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In this question

Farewell Stack Exchange suggested to use karnaugh maps to solve the satisfiability problem by simplifying the entire/whole boolean formula by simplifying subformulas until you have reached a contradiction or the current boolean formula cannot be simplified anymore.

ratchet freak answered that this method doesn't work on all inputs.

I have new idea:

Instead of using karnaugh maps let's use Quine McCluskey algorithm to simplify the entire/whole boolean formula by simplifying subformulas and if you have reached a contradiction then return "unsatisfiable" as answer.

If the current boolean formula cannot be simplified anymore then return "satisfiable" as answer.

Does the new algorithm work?

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If you're planning to apply this to each subformula with 16 variables:

No, that doesn't work for the same reason given in ratchet freak's answer. As the Wikipedia article states, Quine McCluskey is functionally identical to Karnaugh maps, so your idea has the exact same problem.


If you're planning to apply this to the entire formula:

No, that doesn't work. Quine McCluskey outputs a DNF formula or CNF formula. That alone doesn't tell you whether the resulting formula is satisfiable or not. You haven't said how to test whether there is a "contradiction"; testing for a "contradiction" is exactly the problem of testing satisfiability, so this hasn't gained you anything.

In any case, Quine McCluskey takes exponential time in the worst case. Therefore, this approach is inefficient for formulas of any substantial size. As far as asymptotic worst-case running time is concerned, you might as well just enumerate all possible assignments and see if any of them satisfy the algorithm -- that also takes exponential time.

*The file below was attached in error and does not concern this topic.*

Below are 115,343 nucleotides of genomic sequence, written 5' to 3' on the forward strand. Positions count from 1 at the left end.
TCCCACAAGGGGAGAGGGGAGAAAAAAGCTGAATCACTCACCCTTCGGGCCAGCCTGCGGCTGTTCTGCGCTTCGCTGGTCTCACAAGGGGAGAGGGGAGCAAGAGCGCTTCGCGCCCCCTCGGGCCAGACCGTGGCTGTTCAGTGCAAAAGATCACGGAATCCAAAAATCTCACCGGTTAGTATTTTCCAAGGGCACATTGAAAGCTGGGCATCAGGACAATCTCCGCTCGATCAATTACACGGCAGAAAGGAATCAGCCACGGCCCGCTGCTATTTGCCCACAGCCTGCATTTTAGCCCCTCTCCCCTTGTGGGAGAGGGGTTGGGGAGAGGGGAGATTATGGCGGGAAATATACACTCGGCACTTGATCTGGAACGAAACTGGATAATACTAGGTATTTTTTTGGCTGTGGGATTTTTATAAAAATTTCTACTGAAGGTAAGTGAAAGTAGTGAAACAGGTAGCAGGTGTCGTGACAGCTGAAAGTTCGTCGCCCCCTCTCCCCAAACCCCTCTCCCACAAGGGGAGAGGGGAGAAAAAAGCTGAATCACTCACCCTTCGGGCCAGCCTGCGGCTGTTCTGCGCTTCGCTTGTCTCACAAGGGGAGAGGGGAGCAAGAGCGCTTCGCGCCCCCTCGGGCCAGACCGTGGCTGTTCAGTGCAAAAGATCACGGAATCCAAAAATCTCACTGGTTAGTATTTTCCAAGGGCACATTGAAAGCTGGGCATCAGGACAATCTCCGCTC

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  • $\begingroup$ Did you read at all Farewell Stack Exchange's question that I linked to in my question before answering at all? Farewell Stack Exchange's idea was to simplify subformulas with at most 16 boolean variables until gradually the whole formula has been simplified. He suggested to use karnaugh maps to do the simplifications. I suggest to use Quine McCluskey algorithm instead of karnaugh maps to simplify subformulas until the whole formula has been simplified gradually. You have reached a contradiction if the simplified subformula is False or 0. $\endgroup$ – user82913 Jan 24 '18 at 1:33
  • $\begingroup$ My idea is to use Quine McCluskey algorithm on subformulas with much lesser boolean variables and clauses, inspired by Farewell Stack Exchange, instead on all input boolean formula, so that the simplification of the entire input boolean formula will be gradual and done in polynomial time. Quine McCluskey algorithm is called more than once. I am asking if this can work or not. $\endgroup$ – user82913 Jan 24 '18 at 1:40
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    $\begingroup$ @user82913, that doesn't work for the same reason that it doesn't work with Karnaugh maps. I suggest you spend some more time understanding ratchet freak's answer and understanding Quine McCluskey. As the Wikipedia article states, Quine McCluskey is functionally identical to Karnaugh maps. $\endgroup$ – D.W. Jan 24 '18 at 2:19

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